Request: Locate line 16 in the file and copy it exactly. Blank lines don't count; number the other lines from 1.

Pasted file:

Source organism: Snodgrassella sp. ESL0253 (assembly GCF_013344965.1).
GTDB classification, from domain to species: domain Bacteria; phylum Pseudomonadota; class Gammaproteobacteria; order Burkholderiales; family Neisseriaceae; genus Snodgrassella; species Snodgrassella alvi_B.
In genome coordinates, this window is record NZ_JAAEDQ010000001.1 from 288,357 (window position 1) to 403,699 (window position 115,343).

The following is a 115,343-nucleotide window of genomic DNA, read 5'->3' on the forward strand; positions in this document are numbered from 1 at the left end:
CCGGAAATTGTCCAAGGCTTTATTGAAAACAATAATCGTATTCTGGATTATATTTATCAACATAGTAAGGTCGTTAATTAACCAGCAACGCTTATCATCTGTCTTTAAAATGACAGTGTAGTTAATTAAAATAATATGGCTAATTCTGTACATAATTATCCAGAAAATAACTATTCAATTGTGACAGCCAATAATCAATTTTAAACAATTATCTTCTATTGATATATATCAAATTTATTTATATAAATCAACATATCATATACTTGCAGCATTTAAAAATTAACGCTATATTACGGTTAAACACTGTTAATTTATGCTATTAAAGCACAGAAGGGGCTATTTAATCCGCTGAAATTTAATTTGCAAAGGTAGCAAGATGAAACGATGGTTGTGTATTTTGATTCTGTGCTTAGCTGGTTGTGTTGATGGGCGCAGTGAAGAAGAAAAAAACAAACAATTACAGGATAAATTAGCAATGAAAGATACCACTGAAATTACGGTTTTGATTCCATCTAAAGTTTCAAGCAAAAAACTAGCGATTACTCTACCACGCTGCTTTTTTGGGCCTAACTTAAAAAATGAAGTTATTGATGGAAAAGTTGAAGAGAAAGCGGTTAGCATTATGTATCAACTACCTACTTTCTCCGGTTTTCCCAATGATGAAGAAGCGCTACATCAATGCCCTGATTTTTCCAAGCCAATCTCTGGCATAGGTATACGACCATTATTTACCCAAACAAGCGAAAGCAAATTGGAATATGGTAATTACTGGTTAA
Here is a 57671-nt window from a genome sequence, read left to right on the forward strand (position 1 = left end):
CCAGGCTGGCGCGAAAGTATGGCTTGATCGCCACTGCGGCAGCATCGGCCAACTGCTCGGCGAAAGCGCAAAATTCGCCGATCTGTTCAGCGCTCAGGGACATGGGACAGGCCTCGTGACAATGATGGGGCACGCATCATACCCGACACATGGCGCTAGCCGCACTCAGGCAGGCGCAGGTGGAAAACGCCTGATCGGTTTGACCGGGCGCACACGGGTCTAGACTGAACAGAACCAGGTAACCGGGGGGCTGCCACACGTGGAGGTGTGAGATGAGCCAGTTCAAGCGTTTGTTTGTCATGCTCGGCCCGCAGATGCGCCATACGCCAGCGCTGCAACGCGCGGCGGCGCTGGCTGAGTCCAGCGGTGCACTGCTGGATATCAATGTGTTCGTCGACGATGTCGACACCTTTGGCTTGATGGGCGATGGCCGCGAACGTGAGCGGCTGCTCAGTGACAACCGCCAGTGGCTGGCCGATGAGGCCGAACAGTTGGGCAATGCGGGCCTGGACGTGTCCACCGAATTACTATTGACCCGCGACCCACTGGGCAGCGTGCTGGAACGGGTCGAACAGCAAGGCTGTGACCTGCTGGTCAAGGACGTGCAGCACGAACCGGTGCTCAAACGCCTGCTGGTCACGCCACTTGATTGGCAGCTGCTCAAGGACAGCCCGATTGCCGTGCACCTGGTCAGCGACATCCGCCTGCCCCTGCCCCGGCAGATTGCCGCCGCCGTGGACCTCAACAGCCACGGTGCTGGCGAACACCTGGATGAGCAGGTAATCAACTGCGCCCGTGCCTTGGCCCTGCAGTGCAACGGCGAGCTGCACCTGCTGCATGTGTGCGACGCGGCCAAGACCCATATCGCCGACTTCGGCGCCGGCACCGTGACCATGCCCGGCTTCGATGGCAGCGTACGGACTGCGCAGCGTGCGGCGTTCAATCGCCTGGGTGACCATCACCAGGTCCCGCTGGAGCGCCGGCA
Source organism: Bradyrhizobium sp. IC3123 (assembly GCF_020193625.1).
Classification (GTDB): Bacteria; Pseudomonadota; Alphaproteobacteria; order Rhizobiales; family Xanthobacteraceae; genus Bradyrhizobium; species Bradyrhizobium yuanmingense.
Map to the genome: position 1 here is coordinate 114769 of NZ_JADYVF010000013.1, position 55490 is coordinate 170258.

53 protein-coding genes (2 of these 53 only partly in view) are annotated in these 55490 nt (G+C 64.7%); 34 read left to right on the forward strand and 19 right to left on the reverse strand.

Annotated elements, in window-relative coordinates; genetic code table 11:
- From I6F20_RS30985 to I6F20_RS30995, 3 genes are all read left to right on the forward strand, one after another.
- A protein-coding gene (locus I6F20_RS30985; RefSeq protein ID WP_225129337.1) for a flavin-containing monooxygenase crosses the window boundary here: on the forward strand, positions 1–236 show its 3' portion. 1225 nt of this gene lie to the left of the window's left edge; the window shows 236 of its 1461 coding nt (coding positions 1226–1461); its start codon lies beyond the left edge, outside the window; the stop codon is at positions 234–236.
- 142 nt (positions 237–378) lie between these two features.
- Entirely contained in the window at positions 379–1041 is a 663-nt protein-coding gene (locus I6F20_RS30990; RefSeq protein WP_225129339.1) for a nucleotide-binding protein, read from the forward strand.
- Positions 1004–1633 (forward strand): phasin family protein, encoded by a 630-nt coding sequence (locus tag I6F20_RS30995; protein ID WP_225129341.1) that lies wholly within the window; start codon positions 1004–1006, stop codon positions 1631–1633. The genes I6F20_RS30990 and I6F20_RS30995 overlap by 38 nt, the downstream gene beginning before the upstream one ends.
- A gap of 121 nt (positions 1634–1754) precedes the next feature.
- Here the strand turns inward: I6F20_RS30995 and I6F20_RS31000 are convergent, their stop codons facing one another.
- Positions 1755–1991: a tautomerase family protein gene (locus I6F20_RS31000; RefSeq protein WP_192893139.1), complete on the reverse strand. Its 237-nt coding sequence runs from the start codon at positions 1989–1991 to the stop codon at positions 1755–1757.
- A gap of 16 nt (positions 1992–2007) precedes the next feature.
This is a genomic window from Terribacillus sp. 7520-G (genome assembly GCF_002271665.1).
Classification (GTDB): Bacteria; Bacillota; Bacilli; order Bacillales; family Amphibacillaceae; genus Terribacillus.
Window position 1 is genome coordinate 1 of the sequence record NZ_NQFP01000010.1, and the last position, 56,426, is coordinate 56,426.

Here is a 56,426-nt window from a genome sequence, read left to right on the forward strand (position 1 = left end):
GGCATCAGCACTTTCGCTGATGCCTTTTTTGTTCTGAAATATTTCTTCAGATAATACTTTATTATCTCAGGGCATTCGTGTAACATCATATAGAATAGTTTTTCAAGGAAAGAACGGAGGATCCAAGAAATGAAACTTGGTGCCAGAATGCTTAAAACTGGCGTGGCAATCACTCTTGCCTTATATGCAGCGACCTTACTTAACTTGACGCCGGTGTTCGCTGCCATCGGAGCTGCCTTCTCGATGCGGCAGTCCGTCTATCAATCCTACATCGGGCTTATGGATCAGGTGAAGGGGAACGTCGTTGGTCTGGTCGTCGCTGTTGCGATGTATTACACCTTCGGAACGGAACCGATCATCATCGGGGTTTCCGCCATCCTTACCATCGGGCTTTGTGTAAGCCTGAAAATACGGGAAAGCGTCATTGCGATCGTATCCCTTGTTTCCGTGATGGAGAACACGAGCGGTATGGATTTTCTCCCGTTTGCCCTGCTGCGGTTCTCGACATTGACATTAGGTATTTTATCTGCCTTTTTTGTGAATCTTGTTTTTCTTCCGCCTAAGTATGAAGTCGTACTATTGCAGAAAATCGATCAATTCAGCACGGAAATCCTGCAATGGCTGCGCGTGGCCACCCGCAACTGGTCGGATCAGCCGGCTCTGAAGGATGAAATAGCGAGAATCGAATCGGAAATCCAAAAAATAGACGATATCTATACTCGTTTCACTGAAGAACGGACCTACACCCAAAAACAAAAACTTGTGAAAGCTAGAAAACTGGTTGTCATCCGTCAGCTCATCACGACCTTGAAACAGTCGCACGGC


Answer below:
- Entirely contained in the window at positions 379–1041 is a 663-nt protein-coding gene (locus I6F20_RS30990; RefSeq protein WP_225129339.1) for a nucleotide-binding protein, read from the forward strand.